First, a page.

Friday, November 13, 2009

Faith in Serenity

Then there's some of these things that just seemto come completely out of left field. I barely remember writing this, but I like it nonetheless.

Published Oct. 7, 2005, in the Keizertimes

The mission was simple.

Find a job. Keep flying.

The only problem was Serenity didn’t.

You may have seen recent commercials for the release of the “Serenity” motion picture.

If you’re like most, those ads have nearly – but not quite – piqued your interest.

That’s a shame.

For those who don’t know, “Serenity” is the feature film reincarnation of the short-lived FOX television show “Firefly.”

“Firefly” began airing in 2002 and was canceled after only 11 of the 14 episodes aired. Since it’s inception the story’s labels have dogged it. It’s a sci-fi western and most people will either tune it in or they won’t.

That’s a shame.

The science fiction and western bits only serve to enhance the story of Capt. Malcom Reynolds, a soldier who fought on the losing side of a rebellion against an oppressive government. He now makes his living on the fringes of society accepting jobs from the seediest of characters, but staying true to himself and his principle of doing what’s right no matter the cost to him.

He commands a crew of rag-tag misfits whose only home is the ship known as Serenity. On television, the cast and writers melded almost magically, but the show’s life was so short it left many fans craving more.

The Firefly/Serenity universe is the brainchild of Joss Whedon; others might know him from his “Buffy the Vampire Slayer” and “Angel” creations.

“Serenity,” which opened in two Salem theaters last weekend, is Whedon’s chance to wrap up many of the lingering threads from the Firefly series, but in the process he spins a decent yarn that stands alone as a fun movie.

Only most people didn’t see it.

That’s a shame.

When I finally got over the act of watching a show titled “Buffy the Vampire Slayer,” I was inextricably hooked on Whedon’s shows.

You can ask my wife, I don’t generally watch a whole lot of television because I’m insufferable when it comes to bad writing, but contrary to any expectation, the original and unique voice of his characters is precisely what drew me to Whedon’s worlds.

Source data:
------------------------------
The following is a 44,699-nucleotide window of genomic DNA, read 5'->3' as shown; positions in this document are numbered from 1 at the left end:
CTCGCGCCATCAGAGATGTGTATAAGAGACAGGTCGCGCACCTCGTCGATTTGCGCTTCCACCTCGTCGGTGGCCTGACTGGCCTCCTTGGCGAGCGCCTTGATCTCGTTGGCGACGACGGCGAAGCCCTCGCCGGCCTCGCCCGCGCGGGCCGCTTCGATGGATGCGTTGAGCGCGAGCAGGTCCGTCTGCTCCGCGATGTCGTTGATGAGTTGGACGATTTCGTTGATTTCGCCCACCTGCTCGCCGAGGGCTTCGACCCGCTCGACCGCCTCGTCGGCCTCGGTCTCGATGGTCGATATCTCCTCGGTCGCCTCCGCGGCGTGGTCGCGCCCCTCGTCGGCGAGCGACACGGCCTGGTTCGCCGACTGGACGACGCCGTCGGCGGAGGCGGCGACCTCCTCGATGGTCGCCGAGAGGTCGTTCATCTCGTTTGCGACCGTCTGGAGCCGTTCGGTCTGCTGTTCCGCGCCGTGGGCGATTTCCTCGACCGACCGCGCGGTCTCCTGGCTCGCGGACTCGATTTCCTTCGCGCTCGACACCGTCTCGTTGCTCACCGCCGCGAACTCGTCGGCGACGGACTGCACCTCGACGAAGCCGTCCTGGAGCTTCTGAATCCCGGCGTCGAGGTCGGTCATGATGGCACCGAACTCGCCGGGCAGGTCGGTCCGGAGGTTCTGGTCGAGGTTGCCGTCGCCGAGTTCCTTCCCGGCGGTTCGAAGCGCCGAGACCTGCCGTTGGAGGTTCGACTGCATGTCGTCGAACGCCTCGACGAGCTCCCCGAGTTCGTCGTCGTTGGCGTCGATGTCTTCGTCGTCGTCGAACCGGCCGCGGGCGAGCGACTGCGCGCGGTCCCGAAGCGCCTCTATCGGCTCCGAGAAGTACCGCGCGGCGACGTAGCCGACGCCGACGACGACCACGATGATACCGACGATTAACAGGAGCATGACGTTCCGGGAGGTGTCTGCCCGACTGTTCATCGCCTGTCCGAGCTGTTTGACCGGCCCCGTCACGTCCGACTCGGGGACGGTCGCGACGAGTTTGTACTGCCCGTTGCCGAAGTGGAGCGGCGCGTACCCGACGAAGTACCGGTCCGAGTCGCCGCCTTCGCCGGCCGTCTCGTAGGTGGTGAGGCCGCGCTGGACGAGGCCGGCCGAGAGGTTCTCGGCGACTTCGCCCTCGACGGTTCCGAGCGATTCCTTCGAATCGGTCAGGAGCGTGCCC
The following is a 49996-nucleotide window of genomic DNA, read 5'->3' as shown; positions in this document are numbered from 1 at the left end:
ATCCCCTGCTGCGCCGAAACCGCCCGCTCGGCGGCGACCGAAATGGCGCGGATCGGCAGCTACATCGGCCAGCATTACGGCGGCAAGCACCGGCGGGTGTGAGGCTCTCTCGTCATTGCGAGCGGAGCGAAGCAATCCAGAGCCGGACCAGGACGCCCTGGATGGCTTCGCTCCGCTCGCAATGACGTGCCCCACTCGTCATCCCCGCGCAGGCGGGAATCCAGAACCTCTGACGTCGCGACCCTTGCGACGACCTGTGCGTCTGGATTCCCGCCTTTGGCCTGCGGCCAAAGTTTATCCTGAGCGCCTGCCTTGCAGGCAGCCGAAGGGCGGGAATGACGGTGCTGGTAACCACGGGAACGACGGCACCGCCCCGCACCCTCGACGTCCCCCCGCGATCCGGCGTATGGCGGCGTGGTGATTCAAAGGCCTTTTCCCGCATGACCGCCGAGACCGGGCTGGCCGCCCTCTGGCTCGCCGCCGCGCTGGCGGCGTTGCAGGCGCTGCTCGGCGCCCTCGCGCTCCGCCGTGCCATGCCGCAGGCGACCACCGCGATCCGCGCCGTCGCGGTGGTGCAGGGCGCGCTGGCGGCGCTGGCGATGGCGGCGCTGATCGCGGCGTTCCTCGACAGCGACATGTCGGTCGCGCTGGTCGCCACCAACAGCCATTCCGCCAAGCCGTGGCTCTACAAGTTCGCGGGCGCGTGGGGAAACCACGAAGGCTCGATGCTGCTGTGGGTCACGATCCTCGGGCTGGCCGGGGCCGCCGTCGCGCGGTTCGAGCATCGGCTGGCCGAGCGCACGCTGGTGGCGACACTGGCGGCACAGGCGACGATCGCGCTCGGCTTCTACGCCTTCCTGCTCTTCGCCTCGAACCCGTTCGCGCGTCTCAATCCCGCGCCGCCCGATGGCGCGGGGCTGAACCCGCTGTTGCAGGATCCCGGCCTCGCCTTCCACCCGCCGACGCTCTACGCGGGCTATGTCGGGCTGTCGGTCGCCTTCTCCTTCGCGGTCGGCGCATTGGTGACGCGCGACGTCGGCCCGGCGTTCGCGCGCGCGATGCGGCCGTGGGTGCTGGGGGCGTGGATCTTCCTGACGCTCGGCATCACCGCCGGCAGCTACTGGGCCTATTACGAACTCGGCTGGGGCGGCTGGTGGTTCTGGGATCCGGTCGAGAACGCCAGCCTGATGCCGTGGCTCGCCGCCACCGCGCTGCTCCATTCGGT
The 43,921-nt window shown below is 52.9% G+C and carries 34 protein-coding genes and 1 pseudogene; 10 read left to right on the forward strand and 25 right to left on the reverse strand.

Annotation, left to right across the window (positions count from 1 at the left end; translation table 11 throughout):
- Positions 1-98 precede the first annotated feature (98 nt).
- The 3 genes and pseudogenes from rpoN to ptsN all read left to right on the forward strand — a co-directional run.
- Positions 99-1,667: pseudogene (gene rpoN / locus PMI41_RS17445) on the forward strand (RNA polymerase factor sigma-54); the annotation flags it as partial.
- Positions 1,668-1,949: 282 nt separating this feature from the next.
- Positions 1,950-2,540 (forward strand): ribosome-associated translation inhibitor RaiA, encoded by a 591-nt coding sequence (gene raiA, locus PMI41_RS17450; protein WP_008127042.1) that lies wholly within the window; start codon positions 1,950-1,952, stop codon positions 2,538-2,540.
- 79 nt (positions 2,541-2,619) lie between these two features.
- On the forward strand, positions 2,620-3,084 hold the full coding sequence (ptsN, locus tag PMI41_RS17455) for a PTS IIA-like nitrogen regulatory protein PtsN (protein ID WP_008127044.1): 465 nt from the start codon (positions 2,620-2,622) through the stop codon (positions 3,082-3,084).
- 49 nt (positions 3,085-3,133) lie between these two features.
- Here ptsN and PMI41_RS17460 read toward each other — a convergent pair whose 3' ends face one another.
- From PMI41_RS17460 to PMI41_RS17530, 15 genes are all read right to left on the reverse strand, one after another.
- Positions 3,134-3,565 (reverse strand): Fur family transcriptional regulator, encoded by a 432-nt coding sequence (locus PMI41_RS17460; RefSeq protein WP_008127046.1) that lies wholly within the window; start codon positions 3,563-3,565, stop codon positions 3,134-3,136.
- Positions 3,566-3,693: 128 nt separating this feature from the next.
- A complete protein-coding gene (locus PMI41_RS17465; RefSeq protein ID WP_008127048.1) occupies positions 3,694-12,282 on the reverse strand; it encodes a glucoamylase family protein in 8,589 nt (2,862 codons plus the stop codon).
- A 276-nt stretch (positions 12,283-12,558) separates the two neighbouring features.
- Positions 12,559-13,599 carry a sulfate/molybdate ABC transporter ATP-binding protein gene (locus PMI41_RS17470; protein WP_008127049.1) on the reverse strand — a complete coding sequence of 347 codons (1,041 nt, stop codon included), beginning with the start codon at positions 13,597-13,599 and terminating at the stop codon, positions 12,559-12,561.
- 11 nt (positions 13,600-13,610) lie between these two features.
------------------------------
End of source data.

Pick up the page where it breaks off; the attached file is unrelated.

“Firefly” was no different. I was heartbroken when it was canceled. I actually wrote a letter to the studio requesting they bring it back. In retrospect, I still have a hard time believing I did that. Nonetheless, I’m glad I did.

When “Firefly” was released on DVD it sold incredibly well, which – coupled with rabid fan support – got the “Serenity” movie greenlit at Universal Studios. Rejoicing ensued.

Since it was announced that the movie would be produced, I’ve worn fan-made T-shirts promoting it. Others were even more exuberant in their support. Whedon’s name may appear at the beginning, but all of the Firefly/Serenity fans feel a sense of ownership in this film.

When last week’s box office numbers rolled in, I was crushed. The movie made only $10.1 million, claiming second at the box office. As fans, we worked harder than that to make this movie a success, and for some reason no one heard us.

For me, “Serenity” is more than a movie. It’s proof that talent is more powerful than the almighty dollar (or lack of them).

In a sense, fans of “Firefly” and “Serenity” already won the war, but I’d sure like other people to see the battle.

If not, that would be the biggest shame.

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